Hamlet Soliloquies for Modern Times

Sir Laurence Olivier as Hamlet in the 1948 film
Sir Laurence Olivier as Hamlet in the 1948 film.

The seniors in AP English Literature are reading Hamlet. While Shakespeare’s language may be unfamiliar to the millennial generation, teenagers of any era can relate to Hamlet’s angst-filled internal debate. Teacher Chase Ferree asked students to compose and read aloud a soliloquy about a personal dilemma. Here are three examples, each reflecting a modern anxiety Hamlet might have trouble understanding.

Work vs. School, by Keila Ruiz

To do or not to do: that is the question:
’tis more important to work and learn,
Or to focus on just your educational life
And ignore income? ‘Tis tough these days.
To work; and by working we learn
The mind learns skills, that’s an achievement
Ah, but there’s the catch: while working
Who knows what kind of issues will arise
After we have put time into making money
Will school still be the first thought on our mind?
‘Tis certainly something to worry about.
That consideration makes us doubt responsibilities
After all, no one wants to hire someone with no education
But with no money, who will give you free education?
Th’ thoughts about college, the wants of the money,
The needs to make right, the talk with one’s mommy,
When we ourselves could just make a decision,
Why do we choose to get opinions from others?
Thus fear of wrong choice makes us all hesitate,
And our gut choice becomes weak with too much thinking
Actions we once decided to act upon get crumbled
But time ’tis running out let us just work and make it out.

Buffalo Chicken vs. Barbeque Chicken, by Jasmin Mark

Buffalo chicken or barbeque chicken — that is the question:
Whether ’tis to eat the more spicy one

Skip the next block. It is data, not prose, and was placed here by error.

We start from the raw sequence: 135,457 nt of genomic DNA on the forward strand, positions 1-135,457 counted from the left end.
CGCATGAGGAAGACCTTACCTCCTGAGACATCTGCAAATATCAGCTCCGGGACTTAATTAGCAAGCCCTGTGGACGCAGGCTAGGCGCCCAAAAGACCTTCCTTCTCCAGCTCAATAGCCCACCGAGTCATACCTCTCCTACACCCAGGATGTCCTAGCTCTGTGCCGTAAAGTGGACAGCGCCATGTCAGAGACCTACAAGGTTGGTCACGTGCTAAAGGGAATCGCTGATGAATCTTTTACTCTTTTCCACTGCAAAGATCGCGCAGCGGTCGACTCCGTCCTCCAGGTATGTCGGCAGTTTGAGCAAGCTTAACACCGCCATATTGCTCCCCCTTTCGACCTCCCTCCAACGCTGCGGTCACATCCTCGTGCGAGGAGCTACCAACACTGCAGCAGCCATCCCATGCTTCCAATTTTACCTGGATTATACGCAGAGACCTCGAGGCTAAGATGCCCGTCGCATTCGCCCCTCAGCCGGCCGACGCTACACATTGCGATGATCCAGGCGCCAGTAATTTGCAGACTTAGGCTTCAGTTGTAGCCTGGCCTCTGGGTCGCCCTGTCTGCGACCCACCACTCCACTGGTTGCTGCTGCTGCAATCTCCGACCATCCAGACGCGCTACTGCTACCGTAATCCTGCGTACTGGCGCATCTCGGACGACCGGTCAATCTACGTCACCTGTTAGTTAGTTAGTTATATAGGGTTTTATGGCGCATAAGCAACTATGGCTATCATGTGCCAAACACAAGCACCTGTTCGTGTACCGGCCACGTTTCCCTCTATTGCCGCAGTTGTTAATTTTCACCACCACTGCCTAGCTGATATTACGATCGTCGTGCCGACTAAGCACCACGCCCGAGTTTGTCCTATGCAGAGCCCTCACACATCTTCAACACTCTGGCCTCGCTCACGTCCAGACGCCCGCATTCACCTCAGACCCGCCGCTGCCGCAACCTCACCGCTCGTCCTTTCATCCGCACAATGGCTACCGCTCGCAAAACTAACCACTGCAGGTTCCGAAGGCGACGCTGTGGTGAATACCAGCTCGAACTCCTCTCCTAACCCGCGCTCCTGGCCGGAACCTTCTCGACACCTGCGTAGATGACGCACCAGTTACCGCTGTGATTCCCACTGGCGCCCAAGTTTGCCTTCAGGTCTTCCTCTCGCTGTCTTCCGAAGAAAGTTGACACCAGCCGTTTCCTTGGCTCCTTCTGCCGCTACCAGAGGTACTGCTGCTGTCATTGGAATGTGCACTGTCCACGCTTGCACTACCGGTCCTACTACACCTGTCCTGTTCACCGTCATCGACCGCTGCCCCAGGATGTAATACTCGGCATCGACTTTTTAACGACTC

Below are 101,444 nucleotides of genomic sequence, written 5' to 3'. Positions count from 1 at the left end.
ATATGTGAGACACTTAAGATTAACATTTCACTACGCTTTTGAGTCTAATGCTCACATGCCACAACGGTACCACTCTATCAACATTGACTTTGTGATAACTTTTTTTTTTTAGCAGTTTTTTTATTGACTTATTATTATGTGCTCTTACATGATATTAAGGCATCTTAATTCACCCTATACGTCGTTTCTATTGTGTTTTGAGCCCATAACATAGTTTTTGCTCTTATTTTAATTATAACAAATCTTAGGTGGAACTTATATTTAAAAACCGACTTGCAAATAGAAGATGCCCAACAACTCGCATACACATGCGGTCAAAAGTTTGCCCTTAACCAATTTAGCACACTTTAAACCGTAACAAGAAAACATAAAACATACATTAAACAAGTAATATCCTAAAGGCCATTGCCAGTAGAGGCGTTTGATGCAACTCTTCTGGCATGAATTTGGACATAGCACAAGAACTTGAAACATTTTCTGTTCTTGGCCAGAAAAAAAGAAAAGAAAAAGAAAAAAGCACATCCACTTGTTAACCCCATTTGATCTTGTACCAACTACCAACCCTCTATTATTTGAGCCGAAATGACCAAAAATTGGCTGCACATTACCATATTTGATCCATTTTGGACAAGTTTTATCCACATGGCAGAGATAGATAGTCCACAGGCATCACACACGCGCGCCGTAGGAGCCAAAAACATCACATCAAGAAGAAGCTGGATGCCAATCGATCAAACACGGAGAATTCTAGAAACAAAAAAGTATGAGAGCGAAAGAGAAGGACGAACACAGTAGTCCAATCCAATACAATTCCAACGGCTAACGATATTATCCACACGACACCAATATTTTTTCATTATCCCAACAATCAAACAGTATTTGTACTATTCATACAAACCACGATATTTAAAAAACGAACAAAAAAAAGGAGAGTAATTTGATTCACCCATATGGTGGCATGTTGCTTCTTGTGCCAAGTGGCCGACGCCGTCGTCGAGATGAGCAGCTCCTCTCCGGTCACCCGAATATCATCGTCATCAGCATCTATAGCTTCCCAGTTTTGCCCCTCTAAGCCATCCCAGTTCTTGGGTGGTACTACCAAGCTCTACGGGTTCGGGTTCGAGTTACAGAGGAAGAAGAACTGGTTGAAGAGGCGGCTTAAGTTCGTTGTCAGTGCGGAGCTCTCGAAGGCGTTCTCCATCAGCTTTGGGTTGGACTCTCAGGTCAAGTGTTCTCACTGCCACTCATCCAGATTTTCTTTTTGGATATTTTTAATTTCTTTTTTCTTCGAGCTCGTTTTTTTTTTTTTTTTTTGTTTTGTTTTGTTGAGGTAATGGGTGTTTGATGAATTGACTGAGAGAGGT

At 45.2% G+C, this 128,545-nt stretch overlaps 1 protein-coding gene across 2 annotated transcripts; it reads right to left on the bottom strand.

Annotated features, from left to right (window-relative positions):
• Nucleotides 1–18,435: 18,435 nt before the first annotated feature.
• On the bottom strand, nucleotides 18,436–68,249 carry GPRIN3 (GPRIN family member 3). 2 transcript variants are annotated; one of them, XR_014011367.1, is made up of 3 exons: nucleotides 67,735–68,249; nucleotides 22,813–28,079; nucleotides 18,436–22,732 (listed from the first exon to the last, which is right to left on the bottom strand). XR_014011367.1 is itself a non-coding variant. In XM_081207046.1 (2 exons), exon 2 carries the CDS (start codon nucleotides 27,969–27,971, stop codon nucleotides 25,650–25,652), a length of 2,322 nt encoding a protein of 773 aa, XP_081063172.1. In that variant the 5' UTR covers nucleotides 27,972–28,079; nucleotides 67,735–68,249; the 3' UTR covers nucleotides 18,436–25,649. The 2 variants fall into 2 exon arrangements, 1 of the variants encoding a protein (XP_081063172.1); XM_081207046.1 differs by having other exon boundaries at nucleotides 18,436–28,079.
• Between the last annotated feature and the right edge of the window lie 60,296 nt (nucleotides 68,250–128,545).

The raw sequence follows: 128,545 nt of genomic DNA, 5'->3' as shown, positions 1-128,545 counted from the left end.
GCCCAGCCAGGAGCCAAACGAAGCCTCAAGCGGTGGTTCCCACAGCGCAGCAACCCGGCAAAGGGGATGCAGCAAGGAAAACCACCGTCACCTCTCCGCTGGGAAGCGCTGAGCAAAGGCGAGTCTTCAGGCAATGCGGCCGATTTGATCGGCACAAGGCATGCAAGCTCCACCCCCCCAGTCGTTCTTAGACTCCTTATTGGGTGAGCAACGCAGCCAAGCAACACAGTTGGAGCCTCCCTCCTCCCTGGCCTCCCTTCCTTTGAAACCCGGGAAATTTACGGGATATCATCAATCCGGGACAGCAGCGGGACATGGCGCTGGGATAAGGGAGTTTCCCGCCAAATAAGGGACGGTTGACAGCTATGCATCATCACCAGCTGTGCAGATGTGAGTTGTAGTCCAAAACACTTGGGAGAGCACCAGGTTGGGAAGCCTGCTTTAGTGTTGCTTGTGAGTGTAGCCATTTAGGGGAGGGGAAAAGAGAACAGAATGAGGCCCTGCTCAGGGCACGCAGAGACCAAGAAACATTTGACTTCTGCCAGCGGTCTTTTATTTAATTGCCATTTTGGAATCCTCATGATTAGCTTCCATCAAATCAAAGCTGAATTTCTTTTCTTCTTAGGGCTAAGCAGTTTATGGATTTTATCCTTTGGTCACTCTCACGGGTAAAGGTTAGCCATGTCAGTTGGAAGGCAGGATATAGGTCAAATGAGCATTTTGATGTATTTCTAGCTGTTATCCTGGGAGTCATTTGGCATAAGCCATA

And to have my mouth on fire
Or to taste the honey on the barbeque
And savor the flavor forever.
To have the room smelling like spice
And have everybody running towards me for food
And I have to fight for my life because I don’t share
‘Tis is a situation I cannot have
Buffalo chicken would get me in trouble.
To eat barbeque and get all messy
Maybe too messy and get all over my face.
Hmmm… maybe this is a situation I can have
Or maybe not because then I am a slob.
But this is a hard choice
My stomach is growling: I need food.
Buffalo chicken would kick me in the gear But barbeque would get me to sleep
I need sleep… but then I need a kick.
I need to pray on this — this is life or death.
And I need some chicken really good chicken.
My conscience says buffalo but my taste buds say barbeque
I need to make a choice but I do not know
Only time would tell when I make the right decision.

The Artist’s Dilemma, by Melvin Marrero

To draw or not to draw that is out of the question.
Because to stop is to prevent progression.
To prevent progression is to neglect,
My dream of being an animator.
To draw however takes time and,
To create my best work takes many hours
Committing to my art will result in,
Lack of sleep.
The decision may seem obvious,
Well not really, because lack of sleep destroys motivation.
So, essentially committing will soon break me
Of course this is hyperbole.
There is no question that I’ll continue to draw.
This is my life, and no consequence,
Will cause me to deviate from my grand scheme
I may be considered an art fiend
But to not draw is to fail myself.

British actor Adrian Lester played Hamlet in Peter Brook's 2000 stage production.
British actor Adrian Lester played Hamlet in Peter Brook’s 2000 stage production.

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